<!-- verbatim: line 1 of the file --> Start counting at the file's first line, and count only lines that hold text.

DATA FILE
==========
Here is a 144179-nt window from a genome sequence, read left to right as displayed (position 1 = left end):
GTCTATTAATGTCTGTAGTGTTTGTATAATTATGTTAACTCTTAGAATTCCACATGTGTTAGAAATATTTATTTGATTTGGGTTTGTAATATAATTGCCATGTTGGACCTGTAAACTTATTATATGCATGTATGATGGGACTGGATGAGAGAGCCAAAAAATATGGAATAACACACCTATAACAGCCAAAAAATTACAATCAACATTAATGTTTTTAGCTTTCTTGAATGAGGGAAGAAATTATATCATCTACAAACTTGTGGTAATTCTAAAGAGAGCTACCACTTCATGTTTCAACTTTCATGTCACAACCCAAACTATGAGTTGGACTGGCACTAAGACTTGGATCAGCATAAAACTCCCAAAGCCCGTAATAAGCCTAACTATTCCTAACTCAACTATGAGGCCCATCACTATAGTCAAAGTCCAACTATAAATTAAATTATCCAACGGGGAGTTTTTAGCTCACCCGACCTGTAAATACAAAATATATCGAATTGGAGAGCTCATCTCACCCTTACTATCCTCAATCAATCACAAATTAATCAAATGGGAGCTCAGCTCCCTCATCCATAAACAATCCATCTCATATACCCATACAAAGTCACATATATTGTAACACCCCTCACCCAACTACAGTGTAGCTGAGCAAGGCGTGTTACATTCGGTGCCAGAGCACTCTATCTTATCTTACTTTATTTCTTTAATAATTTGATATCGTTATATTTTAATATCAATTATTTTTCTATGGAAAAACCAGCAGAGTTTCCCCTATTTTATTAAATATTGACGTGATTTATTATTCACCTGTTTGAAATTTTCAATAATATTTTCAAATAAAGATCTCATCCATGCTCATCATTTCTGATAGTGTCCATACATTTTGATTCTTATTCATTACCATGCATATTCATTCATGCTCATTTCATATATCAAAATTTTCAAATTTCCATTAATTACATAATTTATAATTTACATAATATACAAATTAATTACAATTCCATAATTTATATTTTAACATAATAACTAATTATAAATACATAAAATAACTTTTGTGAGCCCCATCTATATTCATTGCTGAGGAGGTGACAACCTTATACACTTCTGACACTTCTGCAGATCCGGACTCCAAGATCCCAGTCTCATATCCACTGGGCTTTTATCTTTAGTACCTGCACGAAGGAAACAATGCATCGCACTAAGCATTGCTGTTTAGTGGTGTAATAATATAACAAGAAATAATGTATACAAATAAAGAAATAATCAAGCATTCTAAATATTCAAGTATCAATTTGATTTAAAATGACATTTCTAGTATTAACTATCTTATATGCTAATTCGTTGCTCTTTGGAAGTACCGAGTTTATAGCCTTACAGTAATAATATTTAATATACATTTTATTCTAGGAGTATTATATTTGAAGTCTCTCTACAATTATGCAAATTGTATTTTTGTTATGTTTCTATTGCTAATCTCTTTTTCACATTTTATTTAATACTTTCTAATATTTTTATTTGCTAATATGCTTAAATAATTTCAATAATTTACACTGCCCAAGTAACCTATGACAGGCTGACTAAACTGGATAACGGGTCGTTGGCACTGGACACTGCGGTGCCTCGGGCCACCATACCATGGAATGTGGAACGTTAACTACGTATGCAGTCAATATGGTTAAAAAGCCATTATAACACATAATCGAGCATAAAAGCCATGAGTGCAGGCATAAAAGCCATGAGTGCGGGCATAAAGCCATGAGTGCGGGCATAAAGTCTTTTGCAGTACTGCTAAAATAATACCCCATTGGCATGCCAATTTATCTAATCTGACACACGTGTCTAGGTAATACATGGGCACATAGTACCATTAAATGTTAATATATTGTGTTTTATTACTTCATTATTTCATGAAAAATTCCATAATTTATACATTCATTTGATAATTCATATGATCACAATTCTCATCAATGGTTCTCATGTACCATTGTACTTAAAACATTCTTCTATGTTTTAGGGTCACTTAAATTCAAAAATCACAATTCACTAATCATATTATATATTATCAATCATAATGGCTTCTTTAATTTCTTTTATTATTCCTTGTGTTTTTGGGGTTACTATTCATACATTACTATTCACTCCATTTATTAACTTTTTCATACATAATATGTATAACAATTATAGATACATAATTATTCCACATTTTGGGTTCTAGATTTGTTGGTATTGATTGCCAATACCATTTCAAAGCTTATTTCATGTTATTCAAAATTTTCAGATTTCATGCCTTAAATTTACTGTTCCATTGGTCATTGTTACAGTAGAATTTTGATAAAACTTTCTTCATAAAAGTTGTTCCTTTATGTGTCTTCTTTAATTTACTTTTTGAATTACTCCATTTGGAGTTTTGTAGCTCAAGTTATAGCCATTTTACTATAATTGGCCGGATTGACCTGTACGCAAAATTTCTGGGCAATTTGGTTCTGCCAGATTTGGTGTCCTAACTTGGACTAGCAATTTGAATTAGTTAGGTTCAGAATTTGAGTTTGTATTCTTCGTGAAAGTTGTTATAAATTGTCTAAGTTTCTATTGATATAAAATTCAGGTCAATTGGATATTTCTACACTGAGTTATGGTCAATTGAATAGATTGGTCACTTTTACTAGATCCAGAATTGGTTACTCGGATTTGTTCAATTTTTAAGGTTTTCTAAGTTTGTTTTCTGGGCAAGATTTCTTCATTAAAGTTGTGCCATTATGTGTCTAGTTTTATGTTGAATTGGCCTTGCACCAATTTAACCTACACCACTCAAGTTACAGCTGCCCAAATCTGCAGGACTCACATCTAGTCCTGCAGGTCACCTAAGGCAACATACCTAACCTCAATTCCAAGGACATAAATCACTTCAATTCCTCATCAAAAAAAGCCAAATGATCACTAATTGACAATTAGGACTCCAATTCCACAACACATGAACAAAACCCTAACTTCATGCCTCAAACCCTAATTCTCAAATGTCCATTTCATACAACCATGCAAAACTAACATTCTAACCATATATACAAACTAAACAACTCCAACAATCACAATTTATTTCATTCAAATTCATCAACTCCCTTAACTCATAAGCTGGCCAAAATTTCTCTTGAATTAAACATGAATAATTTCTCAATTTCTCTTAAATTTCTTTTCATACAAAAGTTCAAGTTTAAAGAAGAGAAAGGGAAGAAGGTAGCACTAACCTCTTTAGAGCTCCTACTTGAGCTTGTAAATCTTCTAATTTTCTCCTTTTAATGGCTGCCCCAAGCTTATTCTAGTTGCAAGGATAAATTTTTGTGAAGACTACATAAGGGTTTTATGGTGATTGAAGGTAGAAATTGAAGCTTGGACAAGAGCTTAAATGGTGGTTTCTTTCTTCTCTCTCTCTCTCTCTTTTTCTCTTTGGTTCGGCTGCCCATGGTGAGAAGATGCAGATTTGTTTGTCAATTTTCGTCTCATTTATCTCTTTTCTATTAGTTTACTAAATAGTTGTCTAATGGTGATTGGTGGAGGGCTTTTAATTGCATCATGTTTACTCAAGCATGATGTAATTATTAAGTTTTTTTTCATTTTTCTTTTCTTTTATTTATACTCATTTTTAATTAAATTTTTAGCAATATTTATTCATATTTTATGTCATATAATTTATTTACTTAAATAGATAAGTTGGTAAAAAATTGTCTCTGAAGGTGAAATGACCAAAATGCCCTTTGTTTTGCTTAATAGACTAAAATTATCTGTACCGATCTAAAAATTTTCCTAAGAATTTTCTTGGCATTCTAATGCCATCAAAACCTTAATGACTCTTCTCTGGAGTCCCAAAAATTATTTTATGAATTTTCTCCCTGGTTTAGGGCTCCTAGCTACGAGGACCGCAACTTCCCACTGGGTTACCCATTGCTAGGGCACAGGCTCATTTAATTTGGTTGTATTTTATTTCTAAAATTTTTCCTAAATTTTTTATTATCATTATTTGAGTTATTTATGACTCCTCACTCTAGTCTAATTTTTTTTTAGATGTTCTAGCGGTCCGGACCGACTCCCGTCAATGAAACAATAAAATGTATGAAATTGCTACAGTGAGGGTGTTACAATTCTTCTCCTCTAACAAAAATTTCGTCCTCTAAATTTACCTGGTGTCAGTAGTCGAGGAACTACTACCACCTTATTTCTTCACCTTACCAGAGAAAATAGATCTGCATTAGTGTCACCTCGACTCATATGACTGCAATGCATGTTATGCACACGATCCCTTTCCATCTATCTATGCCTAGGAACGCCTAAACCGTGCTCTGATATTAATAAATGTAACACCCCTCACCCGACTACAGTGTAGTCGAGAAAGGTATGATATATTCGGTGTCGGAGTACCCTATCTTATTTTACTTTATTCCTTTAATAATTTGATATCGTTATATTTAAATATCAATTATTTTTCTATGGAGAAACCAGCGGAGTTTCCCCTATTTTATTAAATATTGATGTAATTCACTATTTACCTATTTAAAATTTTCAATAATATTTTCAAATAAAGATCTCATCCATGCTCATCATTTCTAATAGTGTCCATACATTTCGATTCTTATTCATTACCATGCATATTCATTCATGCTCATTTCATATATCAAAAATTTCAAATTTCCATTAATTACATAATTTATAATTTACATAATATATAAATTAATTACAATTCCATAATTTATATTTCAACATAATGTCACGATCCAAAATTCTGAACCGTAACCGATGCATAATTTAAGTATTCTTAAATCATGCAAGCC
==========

Here is a 144179-nt window from a genome sequence, read left to right as displayed (position 1 = left end):